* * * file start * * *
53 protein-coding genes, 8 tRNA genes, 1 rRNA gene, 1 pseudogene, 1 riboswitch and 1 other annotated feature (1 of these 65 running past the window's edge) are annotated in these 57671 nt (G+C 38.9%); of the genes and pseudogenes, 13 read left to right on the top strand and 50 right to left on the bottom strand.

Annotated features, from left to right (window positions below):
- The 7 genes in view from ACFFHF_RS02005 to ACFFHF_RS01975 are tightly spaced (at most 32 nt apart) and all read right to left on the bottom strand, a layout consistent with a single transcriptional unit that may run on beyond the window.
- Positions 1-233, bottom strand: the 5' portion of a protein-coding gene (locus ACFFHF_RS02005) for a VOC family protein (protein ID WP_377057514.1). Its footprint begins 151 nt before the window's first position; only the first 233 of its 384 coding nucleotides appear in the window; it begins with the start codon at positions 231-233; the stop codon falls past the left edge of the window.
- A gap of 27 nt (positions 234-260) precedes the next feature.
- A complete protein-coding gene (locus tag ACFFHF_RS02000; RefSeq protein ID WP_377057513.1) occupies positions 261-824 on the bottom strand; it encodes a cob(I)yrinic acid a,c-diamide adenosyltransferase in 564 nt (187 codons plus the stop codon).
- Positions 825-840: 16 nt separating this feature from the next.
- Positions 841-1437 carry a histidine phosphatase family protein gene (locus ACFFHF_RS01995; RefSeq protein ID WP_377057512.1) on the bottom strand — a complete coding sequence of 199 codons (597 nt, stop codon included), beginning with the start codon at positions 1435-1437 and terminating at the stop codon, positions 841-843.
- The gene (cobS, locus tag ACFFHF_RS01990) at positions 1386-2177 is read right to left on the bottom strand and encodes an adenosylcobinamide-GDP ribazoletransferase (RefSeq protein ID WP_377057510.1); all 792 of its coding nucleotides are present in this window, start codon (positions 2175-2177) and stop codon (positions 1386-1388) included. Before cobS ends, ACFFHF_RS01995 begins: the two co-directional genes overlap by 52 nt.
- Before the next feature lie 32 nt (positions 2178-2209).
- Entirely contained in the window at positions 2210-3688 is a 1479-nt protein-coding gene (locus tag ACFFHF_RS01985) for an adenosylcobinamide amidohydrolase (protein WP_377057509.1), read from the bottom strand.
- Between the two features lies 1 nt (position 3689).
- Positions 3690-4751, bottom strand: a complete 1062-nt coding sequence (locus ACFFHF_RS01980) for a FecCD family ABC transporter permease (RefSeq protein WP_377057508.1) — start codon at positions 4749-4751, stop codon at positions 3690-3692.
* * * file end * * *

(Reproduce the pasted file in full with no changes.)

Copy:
53 protein-coding genes, 8 tRNA genes, 1 rRNA gene, 1 pseudogene, 1 riboswitch and 1 other annotated feature (1 of these 65 running past the window's edge) are annotated in these 57671 nt (G+C 38.9%); of the genes and pseudogenes, 13 read left to right on the top strand and 50 right to left on the bottom strand.

Annotated features, from left to right (window positions below):
- The 7 genes in view from ACFFHF_RS02005 to ACFFHF_RS01975 are tightly spaced (at most 32 nt apart) and all read right to left on the bottom strand, a layout consistent with a single transcriptional unit that may run on beyond the window.
- Positions 1-233, bottom strand: the 5' portion of a protein-coding gene (locus ACFFHF_RS02005) for a VOC family protein (protein ID WP_377057514.1). Its footprint begins 151 nt before the window's first position; only the first 233 of its 384 coding nucleotides appear in the window; it begins with the start codon at positions 231-233; the stop codon falls past the left edge of the window.
- A gap of 27 nt (positions 234-260) precedes the next feature.
- A complete protein-coding gene (locus tag ACFFHF_RS02000; RefSeq protein ID WP_377057513.1) occupies positions 261-824 on the bottom strand; it encodes a cob(I)yrinic acid a,c-diamide adenosyltransferase in 564 nt (187 codons plus the stop codon).
- Positions 825-840: 16 nt separating this feature from the next.
- Positions 841-1437 carry a histidine phosphatase family protein gene (locus ACFFHF_RS01995; RefSeq protein ID WP_377057512.1) on the bottom strand — a complete coding sequence of 199 codons (597 nt, stop codon included), beginning with the start codon at positions 1435-1437 and terminating at the stop codon, positions 841-843.
- The gene (cobS, locus tag ACFFHF_RS01990) at positions 1386-2177 is read right to left on the bottom strand and encodes an adenosylcobinamide-GDP ribazoletransferase (RefSeq protein ID WP_377057510.1); all 792 of its coding nucleotides are present in this window, start codon (positions 2175-2177) and stop codon (positions 1386-1388) included. Before cobS ends, ACFFHF_RS01995 begins: the two co-directional genes overlap by 52 nt.
- Before the next feature lie 32 nt (positions 2178-2209).
- Entirely contained in the window at positions 2210-3688 is a 1479-nt protein-coding gene (locus tag ACFFHF_RS01985) for an adenosylcobinamide amidohydrolase (protein WP_377057509.1), read from the bottom strand.
- Between the two features lies 1 nt (position 3689).
- Positions 3690-4751, bottom strand: a complete 1062-nt coding sequence (locus ACFFHF_RS01980) for a FecCD family ABC transporter permease (RefSeq protein WP_377057508.1) — start codon at positions 4749-4751, stop codon at positions 3690-3692.